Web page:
#CWC22: England v India – All You Need Is Positivity… And Three Magic Moments

The positive way of looking at England’s World Cup is that they’ve suffered one real “defeat”, to the West Indies, and two losses to once-in-a-lifetime performances – Rachael Haynes 130, the highest score in her long career; and Marizanne Kapp’s 5-45, the best figures in her even longer career. They came into this tournament as the second-best side in the world, and one bad result wasn’t going to change that.

Nonetheless, they came into this match with their lives on the line, needing a win to stay realistically in the hunt for a semi-final spot. There was still a mathematical opportunity for them to qualify with just 3 wins, but the stars would have had to align perfectly in terms of other results going their way for them to do so. To put some numbers on it, if they’d lost they would have qualified in just 2% of the possible remaining scenarios where they won their remaining games; but having won, they now make the semi-finals in 83% of possible outcomes where they win their last 3 matches, though some of these are quite implausible (e.g. every other game being rained off).

All it took was three moments of magic in the first 10 overs to put them in a position to win this game.

MAGIC MOMENT 1: Anya Shrubsole has lost none of her ability to swing the ball over the years, but it was all becoming a bit samey. Opposing sides have much more access to analytics than they had even 5 years ago, and so batters have known exactly what to expect from her – the fast ball that swings in sharply, or the slower one… that swings in sharply. But to the left-handed Yastika Bhatia today, she got one to shape away and then come back in just enough to slip through Yastika’s defences and take out middle stump.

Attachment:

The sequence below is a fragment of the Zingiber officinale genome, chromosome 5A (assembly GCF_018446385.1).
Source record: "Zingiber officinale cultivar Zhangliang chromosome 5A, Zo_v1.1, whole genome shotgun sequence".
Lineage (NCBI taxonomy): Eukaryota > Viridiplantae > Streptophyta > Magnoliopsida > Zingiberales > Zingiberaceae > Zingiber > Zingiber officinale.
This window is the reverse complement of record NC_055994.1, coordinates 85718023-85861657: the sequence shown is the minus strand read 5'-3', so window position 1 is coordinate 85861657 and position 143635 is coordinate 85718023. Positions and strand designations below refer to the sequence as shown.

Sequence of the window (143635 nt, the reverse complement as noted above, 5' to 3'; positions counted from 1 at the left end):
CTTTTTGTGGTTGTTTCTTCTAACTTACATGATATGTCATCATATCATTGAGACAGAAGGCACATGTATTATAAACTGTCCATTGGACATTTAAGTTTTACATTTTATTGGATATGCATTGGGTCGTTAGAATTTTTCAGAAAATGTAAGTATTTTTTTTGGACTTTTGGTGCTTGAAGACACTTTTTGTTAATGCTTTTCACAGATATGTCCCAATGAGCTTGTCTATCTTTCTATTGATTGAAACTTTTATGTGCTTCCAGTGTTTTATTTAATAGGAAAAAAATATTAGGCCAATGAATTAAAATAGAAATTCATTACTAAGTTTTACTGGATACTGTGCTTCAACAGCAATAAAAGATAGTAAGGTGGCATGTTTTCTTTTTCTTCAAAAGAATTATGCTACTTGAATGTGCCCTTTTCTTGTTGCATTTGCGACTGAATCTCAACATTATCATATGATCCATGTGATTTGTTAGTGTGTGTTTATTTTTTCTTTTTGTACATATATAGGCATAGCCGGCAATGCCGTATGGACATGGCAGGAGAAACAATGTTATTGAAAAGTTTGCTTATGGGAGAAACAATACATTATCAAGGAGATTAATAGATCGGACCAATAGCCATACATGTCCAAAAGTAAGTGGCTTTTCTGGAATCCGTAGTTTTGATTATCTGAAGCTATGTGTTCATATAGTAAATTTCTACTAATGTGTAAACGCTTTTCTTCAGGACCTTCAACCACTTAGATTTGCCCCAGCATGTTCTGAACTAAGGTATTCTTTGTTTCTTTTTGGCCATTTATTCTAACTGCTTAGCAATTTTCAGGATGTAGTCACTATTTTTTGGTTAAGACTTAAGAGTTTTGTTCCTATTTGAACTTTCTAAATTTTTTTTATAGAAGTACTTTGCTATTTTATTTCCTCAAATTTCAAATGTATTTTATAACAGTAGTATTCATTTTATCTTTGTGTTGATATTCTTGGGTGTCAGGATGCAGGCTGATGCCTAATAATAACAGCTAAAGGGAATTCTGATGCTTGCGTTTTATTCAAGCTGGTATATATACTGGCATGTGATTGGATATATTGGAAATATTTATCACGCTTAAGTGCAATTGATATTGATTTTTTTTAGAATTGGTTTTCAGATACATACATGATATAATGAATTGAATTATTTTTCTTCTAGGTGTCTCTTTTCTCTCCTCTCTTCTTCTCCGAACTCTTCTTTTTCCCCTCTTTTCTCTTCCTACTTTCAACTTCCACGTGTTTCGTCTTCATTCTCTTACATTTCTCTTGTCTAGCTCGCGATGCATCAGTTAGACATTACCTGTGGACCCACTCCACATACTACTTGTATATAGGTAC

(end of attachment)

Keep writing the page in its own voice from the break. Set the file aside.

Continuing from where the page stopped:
MAGIC MOMENT 2: Last summer in the RHF Trophy we watched Sophia Dunkley drop two sitters in two balls on the boundary at Beckenham against Vipers. And we just shrugged: that’s our Dunks! So when she appealed for a spectacular catch diving forwards at cover to dismiss Mithali Raj, the on-field officials were probably right to just double-check with the third umpire. But the TV replay showed no doubt – she’d grasped the opportunity literally with both hands.

MAGIC MOMENT 3: After losing two early wickets, the last thing India needed was someone trying to run a suicidal single; but that’s exactly what Deepti did, presumably thinking that she was safe going to Kate Cross’s weaker hand, to her left at mid off. But Cross angled her run perfectly to intersect with the ball on her right hand and hurl it in for a direct hit.